Thursday, September 14, 2006

A Pox on Both Their Heads

Although Hizbullah's popularity in lands ourside of Lebanon is currently shining, capturing the imaginations of those who see them as the little David who stood up to the heavy handed Goliath of Israel, in southern Lebanon people are facing the reality of war's aftermath: homes that have been damaged beyond use, fields littered with unexploded munitions, and winter coming on.

And, as to be expected, there is a lot of unrest. "Hizbullah has given me nothing but grief," said one elderly man. "I've lost everything I own and my dignity because of this war." Another man echoed his feeling, saying: "May God rid us of the Jews and the enemies of the Jews.""Agriculture is our livelihood and we can't even work the fields any more because we risk being blown up," complained Abu Qasim, 37, a resident of Zawtar al-Gharbiyeh, where 70 percent of the 300 homes were destroyed or damaged. (source)

And there is cynicism about the aid coming in, that it will be used to further various politicians and political parties, either by making them the purveyors of goods, or by their profiteering on it, even as Hizbullah works on its public image by generous social aid ( Daily Star is carrying a story about this).

And political groups are beginning to voice their opinions. The March 14th Forces, an alliance of anti-Syrian political leaders has come out and criticized the inability of Hizbullah as a military force to protect Lebanon from Israel, which is a major part of Hizbullah's official reason for being. In their statement, the group said, "The first condition for any country to be able to perform its duties is to have complete and exclusive authority over national security and be the sole defender of its sovereignty," a clear slap at Hizbullah's militia status outside of the government. (source). The Maronite Bishops Council has released a statement highly critical of Hizbullah's role in things: "There are 18 sects in Lebanon with equal rights and duties," the statement said. "But in reality, we see that some groups are monopolizing the decision-making process and leading the country to unwanted situations." They criticize the president for his weakness, yet reiterate the need for national government and consensus. (source)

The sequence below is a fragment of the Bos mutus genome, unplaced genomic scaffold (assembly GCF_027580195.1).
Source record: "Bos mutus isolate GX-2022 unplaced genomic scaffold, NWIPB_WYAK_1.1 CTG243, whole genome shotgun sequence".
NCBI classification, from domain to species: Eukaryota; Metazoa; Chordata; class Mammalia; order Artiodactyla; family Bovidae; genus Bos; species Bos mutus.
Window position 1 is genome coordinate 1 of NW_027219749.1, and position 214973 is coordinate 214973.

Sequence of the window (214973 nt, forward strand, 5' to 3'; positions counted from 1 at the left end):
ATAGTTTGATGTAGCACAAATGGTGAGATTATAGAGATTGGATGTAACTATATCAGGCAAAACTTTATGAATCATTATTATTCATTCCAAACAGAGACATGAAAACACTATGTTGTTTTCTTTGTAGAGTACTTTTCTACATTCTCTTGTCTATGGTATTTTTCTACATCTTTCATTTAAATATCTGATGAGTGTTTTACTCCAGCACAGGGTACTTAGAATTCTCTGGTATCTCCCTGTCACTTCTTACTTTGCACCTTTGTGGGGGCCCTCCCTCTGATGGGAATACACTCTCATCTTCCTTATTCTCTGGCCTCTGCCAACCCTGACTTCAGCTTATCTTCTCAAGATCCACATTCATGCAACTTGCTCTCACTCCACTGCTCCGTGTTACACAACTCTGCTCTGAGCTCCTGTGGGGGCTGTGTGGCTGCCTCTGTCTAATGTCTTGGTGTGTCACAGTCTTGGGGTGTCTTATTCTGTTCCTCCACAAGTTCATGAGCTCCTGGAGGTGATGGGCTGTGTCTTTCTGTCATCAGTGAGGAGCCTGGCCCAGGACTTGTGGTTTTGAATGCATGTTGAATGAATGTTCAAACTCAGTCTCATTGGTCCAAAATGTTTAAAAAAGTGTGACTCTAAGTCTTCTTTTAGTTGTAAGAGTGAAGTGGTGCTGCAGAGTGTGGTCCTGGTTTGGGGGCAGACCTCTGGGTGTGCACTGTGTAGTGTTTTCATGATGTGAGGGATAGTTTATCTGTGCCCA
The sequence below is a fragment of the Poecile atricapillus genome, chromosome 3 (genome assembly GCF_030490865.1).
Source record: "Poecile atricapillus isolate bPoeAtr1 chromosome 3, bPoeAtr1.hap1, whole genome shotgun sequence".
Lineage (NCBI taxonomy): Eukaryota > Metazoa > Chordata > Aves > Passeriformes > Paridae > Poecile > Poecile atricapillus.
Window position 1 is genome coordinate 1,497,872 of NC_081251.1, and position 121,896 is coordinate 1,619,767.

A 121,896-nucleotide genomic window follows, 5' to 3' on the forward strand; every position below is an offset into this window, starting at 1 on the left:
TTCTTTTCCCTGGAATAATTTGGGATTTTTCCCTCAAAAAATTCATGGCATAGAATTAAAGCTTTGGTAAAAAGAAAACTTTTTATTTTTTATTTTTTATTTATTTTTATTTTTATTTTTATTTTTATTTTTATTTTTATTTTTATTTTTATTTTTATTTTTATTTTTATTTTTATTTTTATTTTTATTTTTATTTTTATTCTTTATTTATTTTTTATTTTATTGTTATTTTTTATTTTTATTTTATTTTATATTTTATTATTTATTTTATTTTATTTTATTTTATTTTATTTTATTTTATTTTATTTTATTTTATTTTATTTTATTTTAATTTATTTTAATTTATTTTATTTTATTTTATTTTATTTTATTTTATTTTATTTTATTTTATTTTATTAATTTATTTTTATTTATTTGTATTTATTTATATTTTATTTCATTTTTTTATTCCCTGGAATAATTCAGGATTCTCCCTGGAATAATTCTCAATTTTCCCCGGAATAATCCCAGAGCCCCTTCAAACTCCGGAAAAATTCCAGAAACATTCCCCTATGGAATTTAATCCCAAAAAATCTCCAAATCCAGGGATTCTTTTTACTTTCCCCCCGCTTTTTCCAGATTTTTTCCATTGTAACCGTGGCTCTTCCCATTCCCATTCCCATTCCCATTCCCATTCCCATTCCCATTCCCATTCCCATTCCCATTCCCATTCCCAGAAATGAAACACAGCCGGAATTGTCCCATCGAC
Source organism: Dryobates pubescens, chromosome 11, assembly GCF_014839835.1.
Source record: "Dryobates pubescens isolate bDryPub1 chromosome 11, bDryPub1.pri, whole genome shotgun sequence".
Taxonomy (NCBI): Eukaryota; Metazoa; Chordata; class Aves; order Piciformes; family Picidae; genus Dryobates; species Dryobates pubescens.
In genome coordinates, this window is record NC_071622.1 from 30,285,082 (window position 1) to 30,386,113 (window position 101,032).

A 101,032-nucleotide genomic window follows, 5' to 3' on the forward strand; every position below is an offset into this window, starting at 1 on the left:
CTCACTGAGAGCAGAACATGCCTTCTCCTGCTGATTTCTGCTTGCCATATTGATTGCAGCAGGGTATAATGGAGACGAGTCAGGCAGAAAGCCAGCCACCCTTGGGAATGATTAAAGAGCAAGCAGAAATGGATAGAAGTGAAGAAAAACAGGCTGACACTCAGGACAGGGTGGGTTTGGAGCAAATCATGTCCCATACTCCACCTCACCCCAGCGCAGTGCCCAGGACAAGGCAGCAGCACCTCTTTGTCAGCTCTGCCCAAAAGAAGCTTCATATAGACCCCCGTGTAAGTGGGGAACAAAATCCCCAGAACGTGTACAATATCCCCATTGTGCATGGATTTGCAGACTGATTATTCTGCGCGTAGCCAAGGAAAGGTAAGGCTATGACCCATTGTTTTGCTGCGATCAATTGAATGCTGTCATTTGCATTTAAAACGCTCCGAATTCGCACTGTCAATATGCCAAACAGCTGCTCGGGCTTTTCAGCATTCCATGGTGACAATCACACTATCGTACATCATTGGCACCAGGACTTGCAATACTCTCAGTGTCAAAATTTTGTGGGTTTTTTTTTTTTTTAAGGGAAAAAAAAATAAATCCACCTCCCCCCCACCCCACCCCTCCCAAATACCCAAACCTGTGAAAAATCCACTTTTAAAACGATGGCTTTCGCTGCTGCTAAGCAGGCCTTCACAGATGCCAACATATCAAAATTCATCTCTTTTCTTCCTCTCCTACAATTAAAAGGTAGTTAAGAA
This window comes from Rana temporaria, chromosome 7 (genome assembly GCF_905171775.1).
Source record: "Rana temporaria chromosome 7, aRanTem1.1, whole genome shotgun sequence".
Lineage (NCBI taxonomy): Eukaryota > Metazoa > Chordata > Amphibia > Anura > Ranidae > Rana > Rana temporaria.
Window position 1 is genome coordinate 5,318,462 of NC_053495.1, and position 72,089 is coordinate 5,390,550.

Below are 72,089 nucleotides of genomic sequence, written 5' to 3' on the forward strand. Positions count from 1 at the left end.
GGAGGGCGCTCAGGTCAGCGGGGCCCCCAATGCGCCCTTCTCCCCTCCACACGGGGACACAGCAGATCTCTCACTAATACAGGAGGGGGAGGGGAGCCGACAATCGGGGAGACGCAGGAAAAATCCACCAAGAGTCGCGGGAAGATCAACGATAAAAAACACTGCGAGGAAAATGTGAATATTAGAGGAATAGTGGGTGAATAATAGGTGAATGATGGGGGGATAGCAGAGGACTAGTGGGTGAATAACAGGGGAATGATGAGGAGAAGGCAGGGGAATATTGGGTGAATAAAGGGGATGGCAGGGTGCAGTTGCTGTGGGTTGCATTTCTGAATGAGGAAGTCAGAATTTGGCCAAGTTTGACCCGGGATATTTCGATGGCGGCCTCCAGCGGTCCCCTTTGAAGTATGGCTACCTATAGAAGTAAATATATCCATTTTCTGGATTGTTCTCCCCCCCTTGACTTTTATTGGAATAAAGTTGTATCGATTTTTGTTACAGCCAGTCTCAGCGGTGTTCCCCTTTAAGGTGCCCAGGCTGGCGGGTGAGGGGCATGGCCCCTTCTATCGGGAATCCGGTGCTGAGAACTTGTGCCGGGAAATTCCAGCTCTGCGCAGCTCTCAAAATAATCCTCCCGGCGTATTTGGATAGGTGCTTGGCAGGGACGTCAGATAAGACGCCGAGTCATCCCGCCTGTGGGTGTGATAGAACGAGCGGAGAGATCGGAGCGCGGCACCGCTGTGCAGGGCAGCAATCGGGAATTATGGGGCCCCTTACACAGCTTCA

Sayeed Ali al-Amin, a Shiite moderate and mufti of the Tyre and Jabal 'Amel district, said this about Hizbullah and the people of South Lebanon:

"I don't think Hizbullah asked the Shi'ite community about the war. Perhaps the great emigration from the south is the best proof that the people of the south were against the war. The Shi'ite community authorized no one to declare war in its name or to drag it into a war that was far from its wishes and from the wishes of the other ethnic communities in Lebanon. What happened in the south does not represent the will of the Shi'ite community, and is not its responsibility, but was caused by the vacuum that the Lebanese state left for years in this region... What happened is the natural result of a state relinquishing its duty to defend a region and its citizens." (source)

Onis al-Haj in Al-Akhbar wrote "One month after the Israeli war, the onus is now on Hizbullah. The party has one of two options: either it turns its achievement into a source of threat and intimidation for the rest of Lebanese society, or utilises it to rebuild national unity." If they do not, then more may say, "a pox on both your (Hezbollah's and Israel's) heads." And that way, fraught with the possibility of civil war and foreign intervention, might be trickier yet.


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